Music Review: Songs of the House (Live) by Corey Voss

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Updated June 05, 2019
Songs of the House
Corey Voss & Madison Street Worship - We've Won (Official Lyric Video)
Corey Voss & Madison Street Worship - Praise Your Name (Official Live Video)

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Worship pastor Corey Voss, the writer behind “I Got Saved” and “Praise The King” and voice behind the popular “God Who Moves The Mountains,” introduces his church creative team, Madison Street Worship, with the appropriately titled Songs Of The House available globally now.

Songs Of The House delivers just that: new worship songs that reflect the revival happening at Gateway Shelbyville, a multi-generational, multi-cultural Tennessee congregation situated on the small town’s main thoroughfare of Madison Street. Combining themes of belonging, family, healing and freedom in Christ, Songs Of The House follows Songs Of Heaven & Earth, the full-length album debut from Voss whose combined streams total over 25 million.

For the 10-track Songs Of The House, listeners will hear not only Voss and team but the congregation singing along as well with raw energy and joy. Perhaps it is because these are their songs birthed from and for the local church. It is a natural outflow of the songwriting culture developed by Voss and Gateway’s pastor, Jason Daughdrill.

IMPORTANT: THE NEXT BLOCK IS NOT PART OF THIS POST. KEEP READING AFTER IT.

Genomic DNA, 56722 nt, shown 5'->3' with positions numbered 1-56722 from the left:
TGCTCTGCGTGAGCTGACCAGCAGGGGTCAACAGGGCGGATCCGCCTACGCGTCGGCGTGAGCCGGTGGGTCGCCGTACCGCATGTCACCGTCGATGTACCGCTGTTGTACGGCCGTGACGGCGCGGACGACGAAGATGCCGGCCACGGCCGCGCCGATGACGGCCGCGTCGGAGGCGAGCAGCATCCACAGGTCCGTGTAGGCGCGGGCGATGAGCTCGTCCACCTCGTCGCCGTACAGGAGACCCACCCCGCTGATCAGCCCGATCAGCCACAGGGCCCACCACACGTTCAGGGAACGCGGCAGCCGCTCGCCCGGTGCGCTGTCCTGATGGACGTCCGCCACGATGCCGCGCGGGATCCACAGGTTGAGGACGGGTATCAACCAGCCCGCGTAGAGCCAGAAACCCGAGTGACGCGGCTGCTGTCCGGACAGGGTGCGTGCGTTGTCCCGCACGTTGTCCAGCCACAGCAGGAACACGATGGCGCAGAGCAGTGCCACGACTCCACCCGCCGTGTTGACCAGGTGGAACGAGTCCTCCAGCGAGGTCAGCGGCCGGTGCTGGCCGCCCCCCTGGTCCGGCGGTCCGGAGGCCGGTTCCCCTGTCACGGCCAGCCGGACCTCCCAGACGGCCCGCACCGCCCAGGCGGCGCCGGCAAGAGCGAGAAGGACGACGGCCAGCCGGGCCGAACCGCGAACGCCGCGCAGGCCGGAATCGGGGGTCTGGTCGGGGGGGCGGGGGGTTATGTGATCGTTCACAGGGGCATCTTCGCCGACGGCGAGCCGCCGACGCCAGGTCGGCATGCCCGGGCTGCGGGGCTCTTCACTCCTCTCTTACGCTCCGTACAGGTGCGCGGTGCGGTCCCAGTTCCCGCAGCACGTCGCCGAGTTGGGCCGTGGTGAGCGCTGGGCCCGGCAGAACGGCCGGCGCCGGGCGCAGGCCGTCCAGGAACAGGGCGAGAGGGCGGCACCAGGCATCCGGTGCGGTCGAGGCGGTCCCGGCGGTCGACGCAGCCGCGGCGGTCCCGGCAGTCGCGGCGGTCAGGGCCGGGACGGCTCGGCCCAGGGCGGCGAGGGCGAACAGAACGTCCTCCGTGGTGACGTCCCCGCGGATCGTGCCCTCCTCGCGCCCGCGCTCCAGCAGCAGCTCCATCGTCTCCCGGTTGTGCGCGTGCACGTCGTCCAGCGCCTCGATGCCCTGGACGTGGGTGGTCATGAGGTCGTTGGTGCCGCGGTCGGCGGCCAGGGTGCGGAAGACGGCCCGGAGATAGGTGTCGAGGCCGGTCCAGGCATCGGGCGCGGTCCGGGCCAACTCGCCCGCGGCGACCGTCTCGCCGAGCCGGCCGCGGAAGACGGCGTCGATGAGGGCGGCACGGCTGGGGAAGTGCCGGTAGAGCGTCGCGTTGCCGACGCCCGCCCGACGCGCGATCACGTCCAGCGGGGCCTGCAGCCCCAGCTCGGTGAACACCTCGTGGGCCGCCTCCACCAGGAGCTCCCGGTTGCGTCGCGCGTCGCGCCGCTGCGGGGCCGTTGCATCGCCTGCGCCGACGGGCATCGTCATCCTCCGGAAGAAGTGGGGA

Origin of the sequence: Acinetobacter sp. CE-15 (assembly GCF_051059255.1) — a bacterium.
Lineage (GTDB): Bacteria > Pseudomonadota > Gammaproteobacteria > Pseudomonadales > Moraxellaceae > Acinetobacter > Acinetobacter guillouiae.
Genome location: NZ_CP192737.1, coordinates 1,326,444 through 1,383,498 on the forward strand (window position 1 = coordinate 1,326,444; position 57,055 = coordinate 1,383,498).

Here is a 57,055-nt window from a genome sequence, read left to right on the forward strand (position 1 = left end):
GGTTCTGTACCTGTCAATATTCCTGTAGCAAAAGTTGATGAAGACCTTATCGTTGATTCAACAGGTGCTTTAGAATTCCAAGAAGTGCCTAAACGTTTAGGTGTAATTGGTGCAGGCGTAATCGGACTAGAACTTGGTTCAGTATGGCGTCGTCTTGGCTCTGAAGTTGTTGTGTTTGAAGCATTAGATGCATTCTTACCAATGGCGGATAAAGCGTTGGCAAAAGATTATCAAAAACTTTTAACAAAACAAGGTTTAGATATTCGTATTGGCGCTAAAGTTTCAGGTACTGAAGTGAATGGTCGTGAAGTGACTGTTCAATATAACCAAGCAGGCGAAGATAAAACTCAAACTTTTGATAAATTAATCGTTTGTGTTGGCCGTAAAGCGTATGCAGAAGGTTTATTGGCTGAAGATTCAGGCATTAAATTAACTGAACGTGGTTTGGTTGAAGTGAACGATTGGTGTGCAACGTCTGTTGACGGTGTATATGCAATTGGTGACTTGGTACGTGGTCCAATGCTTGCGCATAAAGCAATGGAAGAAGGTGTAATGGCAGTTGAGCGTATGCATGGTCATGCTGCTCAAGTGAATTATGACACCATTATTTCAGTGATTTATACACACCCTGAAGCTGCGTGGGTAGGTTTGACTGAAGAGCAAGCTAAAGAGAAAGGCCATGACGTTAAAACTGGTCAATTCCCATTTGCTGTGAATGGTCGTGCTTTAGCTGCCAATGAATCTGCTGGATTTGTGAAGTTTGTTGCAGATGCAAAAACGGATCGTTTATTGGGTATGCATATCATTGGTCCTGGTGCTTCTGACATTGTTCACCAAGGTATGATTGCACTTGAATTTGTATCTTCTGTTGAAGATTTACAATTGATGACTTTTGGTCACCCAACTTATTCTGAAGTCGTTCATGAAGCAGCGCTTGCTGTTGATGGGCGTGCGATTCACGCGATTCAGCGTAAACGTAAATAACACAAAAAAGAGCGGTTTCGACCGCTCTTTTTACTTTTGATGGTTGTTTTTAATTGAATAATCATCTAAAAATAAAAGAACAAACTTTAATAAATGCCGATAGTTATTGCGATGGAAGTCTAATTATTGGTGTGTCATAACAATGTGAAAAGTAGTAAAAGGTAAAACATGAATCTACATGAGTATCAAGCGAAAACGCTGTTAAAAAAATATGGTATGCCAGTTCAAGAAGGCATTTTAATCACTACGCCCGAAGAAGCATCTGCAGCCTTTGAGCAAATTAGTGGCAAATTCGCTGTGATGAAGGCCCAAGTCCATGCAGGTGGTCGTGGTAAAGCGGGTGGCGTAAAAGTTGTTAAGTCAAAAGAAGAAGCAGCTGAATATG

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Songs of the House Live by Corey Voss and Madison Street Worship
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Although I have billed this album as by Corey Voss, this worship release also includes the team from Madison Street Worship who have been involved in the writing and recording of this album as well. Unfortunately, it just makes the title of the article far too long. Early last year Corey did release a solo worship project called "Songs Of Heaven and Earth (Live)" which got a fair amount of attention. This new album "Songs of the House" is the music that is being birthed in a church that is undergoing a time of revival. Gateway Shelbyville, is described as a multi-generational, multi-cultural Tennessee congregation situated on the small town’s main thoroughfare of Madison Street. 7 years ago it had 60 regular attendees on a Sunday, but with a move of the Holy Spirit through pastor Jason Daughdrill and Corey as the worship leader, the church now has a congregation of over 1000 worshippers. This album is the soundtrack of some of that journey of worship.

So the first track of the album opens up with a theme for those who find themselves in the storms of life, it's a declaration of intent for the worshipper. Although it is called "Praise Your Name" it is about praising God through the bad circumstances, and while I am a firm believer in this I am not a big fan of this song because it's all about what I'm going to do and not actually really lifting praise to God. For example, this is the first part of the chorus;
"I'm gonna sing my way out of the valley
I'm gonna shout my way up to the mountain
I will take hold of the truth of Your promise
I'm gonna praise, I'm gonna praise"
This is by no means the only worship song that does this, but there is very much the declaration of self here, all these things may be what we need to do but we don't really need to sing about them, perhaps we should just be doing it - this is worship after all! God moving in our circumstances does not depend on us singing and saying what we are going to do and very much on us actually doing it instead.